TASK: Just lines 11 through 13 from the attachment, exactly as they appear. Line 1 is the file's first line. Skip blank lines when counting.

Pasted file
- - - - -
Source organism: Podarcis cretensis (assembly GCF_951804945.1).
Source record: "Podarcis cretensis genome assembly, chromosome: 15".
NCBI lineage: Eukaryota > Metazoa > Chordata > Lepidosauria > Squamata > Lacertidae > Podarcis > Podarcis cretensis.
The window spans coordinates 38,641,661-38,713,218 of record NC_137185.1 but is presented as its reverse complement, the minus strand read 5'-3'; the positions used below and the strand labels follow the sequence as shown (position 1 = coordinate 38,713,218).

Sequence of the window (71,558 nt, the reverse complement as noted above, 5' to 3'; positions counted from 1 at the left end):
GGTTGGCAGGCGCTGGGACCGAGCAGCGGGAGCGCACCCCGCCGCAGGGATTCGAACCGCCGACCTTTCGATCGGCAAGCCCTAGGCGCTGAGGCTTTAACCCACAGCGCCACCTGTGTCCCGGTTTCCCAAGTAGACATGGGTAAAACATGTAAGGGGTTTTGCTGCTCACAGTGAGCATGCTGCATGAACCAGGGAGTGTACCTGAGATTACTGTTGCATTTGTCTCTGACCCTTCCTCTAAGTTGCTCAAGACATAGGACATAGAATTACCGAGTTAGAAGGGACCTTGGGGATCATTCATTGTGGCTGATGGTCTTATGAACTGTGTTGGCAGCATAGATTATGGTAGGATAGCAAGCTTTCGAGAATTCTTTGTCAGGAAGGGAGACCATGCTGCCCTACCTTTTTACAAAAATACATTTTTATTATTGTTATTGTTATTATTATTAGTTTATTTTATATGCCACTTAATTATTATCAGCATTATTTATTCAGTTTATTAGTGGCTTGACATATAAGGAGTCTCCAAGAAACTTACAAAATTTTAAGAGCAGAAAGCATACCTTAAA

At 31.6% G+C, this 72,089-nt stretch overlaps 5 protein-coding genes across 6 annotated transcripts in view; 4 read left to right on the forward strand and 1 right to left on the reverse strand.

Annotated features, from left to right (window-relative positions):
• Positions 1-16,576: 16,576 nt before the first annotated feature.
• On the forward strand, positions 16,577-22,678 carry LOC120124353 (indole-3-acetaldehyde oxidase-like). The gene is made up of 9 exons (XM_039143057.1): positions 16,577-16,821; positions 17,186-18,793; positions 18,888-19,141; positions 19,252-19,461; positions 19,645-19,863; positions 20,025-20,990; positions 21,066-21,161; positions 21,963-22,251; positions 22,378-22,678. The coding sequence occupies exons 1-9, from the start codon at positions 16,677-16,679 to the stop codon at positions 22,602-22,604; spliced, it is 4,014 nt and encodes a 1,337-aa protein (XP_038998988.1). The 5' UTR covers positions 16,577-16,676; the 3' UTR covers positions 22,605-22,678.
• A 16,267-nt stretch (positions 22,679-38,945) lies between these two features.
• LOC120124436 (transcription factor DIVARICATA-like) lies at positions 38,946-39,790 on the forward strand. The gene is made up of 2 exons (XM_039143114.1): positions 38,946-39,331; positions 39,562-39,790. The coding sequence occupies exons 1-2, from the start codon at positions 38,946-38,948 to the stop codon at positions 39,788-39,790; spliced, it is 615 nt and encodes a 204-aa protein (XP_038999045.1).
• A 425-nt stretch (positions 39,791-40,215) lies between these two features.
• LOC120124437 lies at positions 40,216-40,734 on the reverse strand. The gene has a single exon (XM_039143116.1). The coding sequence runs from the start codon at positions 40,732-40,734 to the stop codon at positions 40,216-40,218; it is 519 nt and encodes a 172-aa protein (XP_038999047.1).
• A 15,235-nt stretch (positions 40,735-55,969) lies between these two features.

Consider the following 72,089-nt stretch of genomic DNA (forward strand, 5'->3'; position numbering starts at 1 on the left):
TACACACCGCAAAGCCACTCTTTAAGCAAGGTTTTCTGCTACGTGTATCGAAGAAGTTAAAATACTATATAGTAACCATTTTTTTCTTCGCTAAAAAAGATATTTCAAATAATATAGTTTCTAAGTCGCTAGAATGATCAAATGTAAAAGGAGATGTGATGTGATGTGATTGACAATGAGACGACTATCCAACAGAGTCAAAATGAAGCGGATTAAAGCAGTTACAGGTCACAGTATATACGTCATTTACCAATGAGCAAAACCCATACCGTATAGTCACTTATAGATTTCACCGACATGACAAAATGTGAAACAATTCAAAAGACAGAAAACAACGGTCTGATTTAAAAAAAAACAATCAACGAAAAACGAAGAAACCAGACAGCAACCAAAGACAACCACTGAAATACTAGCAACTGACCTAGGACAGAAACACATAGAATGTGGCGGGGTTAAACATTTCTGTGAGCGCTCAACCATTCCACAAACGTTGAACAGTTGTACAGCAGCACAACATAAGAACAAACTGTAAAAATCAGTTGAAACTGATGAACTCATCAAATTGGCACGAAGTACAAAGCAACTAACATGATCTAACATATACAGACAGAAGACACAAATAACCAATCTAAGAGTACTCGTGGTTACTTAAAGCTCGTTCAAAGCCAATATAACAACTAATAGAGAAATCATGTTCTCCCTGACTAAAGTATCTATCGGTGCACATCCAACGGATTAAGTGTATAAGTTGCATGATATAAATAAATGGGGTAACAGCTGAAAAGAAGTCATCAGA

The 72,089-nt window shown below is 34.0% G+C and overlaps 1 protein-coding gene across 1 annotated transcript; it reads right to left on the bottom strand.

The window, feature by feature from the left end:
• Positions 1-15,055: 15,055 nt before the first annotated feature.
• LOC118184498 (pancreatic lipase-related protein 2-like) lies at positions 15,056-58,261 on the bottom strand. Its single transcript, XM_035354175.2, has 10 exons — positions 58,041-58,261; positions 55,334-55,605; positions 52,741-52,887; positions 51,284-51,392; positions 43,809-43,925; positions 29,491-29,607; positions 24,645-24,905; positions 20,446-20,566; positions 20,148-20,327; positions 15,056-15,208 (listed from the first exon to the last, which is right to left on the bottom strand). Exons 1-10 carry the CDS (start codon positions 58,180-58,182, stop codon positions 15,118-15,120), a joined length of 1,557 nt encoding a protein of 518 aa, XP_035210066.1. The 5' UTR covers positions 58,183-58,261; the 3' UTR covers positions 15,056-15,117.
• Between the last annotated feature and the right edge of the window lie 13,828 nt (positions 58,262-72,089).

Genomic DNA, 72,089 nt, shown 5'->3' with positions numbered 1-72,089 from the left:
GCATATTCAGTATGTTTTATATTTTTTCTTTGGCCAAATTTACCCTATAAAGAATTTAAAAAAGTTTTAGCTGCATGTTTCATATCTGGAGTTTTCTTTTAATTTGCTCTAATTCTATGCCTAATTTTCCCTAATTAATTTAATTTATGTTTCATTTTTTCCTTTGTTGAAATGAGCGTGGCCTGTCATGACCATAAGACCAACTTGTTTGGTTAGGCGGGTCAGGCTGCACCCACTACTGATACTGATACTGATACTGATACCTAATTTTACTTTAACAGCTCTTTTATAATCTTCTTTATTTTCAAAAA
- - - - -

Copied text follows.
• A 16,267-nt stretch (positions 22,679-38,945) lies between these two features.
• LOC120124436 (transcription factor DIVARICATA-like) lies at positions 38,946-39,790 on the forward strand. The gene is made up of 2 exons (XM_039143114.1): positions 38,946-39,331; positions 39,562-39,790. The coding sequence occupies exons 1-2, from the start codon at positions 38,946-38,948 to the stop codon at positions 39,788-39,790; spliced, it is 615 nt and encodes a 204-aa protein (XP_038999045.1).
• A 425-nt stretch (positions 39,791-40,215) lies between these two features.